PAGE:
Ivanka Trump to step down from businesses: Reports

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A file photo of Ivanka Trump


Ivanka Trump, America's incoming first daughter and wife of newly named White House special advisor Jared Kushner, will step down from the Trump Organisation and her own label, US media reported said today.

The reports came just hours after President-elect Donald Trump announced that her husband would take on a top-level job as special advisor to the incoming Republican commander-in-chief.

They suggest an effort by Ivanka Trump, vice president of development and acquisitions at the Trump Organization who set up her own company that sells clothes, shoes and jewellery, to comply with ethics laws.

The couple is destined to move from New York to Washington, reportedly snapping up a new home in an upscale suburb, but US media do not expect Ivanka to take on a formal job at the moment. Her husband's appointment comes despite a federal nepotism law, passed after then-president John F. Kennedy appointed his brother as attorney general, that prohibits any president from hiring a relative.

Kushner's lawyer Jamie Gorelick told the Washington Post said she was confident that the law does not apply to Kushner's appointment. In the past, Trump aides have drawn a distinction between cabinet-level jobs and positions within the White House, suggesting that the latter carry more leeway for the president to appoint whomever he wants.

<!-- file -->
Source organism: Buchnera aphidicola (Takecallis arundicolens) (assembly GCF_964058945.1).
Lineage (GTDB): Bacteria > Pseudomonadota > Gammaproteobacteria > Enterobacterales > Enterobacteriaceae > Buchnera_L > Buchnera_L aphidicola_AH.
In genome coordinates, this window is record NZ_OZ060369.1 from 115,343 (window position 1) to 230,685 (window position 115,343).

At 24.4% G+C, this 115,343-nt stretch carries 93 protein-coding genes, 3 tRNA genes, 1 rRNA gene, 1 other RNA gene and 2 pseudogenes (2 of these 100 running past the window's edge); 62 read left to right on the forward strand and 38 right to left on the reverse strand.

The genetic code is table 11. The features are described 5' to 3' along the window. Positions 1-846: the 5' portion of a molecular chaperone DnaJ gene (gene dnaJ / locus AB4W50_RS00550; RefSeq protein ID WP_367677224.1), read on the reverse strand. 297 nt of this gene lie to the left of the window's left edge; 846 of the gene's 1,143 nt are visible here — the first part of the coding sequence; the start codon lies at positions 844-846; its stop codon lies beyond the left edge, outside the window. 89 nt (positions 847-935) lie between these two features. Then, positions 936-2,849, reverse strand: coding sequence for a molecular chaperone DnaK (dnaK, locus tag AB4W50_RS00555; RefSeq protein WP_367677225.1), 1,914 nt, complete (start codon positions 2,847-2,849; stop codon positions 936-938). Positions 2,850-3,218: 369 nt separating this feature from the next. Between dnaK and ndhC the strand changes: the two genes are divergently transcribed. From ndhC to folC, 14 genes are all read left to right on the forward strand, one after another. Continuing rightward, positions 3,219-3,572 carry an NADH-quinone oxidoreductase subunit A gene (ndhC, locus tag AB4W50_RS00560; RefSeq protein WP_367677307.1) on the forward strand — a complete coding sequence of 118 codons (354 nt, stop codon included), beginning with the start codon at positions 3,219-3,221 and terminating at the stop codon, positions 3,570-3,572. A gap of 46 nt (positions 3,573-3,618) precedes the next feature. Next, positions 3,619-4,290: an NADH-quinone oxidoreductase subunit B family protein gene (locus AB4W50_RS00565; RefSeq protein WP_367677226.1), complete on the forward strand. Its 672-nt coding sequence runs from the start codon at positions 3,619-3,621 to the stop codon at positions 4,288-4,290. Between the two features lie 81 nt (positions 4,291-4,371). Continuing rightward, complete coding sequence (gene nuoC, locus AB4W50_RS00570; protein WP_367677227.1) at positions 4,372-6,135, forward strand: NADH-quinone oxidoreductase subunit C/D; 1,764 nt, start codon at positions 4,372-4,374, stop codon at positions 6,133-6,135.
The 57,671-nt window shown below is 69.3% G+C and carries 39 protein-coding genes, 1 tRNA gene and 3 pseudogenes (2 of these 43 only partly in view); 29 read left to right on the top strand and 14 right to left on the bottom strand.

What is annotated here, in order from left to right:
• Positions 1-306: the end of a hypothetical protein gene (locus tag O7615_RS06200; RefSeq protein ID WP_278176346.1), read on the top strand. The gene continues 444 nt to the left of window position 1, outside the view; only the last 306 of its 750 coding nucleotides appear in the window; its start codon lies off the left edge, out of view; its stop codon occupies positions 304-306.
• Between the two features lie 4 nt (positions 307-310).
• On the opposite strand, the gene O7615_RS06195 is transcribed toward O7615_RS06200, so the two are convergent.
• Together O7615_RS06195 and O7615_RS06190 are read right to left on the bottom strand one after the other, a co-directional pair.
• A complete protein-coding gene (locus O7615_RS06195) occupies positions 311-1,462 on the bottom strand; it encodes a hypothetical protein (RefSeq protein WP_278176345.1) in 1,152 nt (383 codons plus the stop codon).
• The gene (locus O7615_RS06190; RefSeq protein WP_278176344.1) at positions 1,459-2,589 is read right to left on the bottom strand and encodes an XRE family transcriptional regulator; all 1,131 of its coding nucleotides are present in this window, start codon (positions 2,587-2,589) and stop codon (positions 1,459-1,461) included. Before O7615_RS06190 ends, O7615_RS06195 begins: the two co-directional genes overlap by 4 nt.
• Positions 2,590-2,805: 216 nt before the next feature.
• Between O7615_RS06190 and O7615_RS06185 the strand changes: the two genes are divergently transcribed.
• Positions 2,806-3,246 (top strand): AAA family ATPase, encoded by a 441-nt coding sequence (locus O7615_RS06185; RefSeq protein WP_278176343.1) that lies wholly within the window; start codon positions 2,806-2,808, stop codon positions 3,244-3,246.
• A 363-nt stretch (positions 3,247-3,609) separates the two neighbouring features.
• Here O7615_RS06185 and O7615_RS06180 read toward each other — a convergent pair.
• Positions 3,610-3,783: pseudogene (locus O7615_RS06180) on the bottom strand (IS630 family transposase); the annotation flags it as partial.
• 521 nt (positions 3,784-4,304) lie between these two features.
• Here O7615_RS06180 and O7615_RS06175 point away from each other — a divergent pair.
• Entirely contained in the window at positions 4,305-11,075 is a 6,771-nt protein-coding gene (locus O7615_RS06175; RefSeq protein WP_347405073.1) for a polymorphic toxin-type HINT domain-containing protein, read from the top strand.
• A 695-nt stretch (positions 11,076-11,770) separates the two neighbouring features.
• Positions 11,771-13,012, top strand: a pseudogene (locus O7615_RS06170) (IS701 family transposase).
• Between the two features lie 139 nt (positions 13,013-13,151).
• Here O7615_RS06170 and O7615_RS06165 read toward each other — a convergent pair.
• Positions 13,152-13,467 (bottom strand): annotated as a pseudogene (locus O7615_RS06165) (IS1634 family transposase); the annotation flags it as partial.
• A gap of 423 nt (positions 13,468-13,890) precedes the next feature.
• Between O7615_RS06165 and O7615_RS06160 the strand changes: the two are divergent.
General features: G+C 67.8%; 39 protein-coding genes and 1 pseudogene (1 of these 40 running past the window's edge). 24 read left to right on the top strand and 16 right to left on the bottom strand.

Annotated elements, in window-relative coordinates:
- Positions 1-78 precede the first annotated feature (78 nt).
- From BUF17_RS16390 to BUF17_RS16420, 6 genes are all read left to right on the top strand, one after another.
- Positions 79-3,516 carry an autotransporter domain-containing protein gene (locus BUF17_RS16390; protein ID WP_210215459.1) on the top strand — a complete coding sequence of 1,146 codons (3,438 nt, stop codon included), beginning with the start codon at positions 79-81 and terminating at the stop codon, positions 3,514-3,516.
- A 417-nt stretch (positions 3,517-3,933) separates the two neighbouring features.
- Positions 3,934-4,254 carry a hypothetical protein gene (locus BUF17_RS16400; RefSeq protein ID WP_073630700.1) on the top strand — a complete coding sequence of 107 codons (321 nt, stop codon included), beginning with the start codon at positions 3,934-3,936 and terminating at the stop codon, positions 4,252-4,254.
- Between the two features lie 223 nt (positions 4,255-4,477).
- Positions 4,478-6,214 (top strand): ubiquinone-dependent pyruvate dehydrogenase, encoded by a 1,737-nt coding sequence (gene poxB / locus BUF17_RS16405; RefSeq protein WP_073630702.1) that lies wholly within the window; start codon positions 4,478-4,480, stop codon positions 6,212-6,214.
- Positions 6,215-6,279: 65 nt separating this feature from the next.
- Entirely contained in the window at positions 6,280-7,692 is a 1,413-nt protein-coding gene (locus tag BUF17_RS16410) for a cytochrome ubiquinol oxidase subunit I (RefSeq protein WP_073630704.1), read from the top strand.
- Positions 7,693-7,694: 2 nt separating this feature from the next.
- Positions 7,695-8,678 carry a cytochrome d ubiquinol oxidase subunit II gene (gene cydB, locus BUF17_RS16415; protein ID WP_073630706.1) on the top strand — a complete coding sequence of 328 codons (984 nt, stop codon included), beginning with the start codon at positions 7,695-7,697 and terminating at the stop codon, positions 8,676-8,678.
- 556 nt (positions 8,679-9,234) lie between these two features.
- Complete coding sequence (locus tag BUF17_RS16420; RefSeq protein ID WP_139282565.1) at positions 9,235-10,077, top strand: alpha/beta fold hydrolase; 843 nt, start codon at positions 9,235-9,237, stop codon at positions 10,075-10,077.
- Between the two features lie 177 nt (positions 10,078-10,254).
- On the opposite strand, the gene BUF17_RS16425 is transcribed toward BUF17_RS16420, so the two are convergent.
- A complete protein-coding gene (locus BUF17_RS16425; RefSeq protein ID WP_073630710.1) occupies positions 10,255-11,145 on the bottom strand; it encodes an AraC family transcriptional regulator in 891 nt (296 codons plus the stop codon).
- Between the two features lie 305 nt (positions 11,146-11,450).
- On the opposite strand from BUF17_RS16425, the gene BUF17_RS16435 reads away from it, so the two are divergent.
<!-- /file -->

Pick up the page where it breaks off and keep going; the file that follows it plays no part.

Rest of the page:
Kushner's lawyer has said he will resign as CEO of Kushner Companies, his property development firm, and "divest substantial assets in accordance with federal guidelines." The Post reported that while his wife plans to resign from the Trump Organization and step away from her company, she will focus -- at least in the short term - on settling her family into Washington.

She came under fire shortly after the election, when her company used her appearance in a family television interview to market a $10,000 gold bracelet that she wore during the segment.

The couple's moves to break their business ties will compound pressure on the president-elect to do the same. He is set to give his first news conference since the election on Wednesday, at which he is expected to lay out his own plans for the family business during his tenure at the White House.

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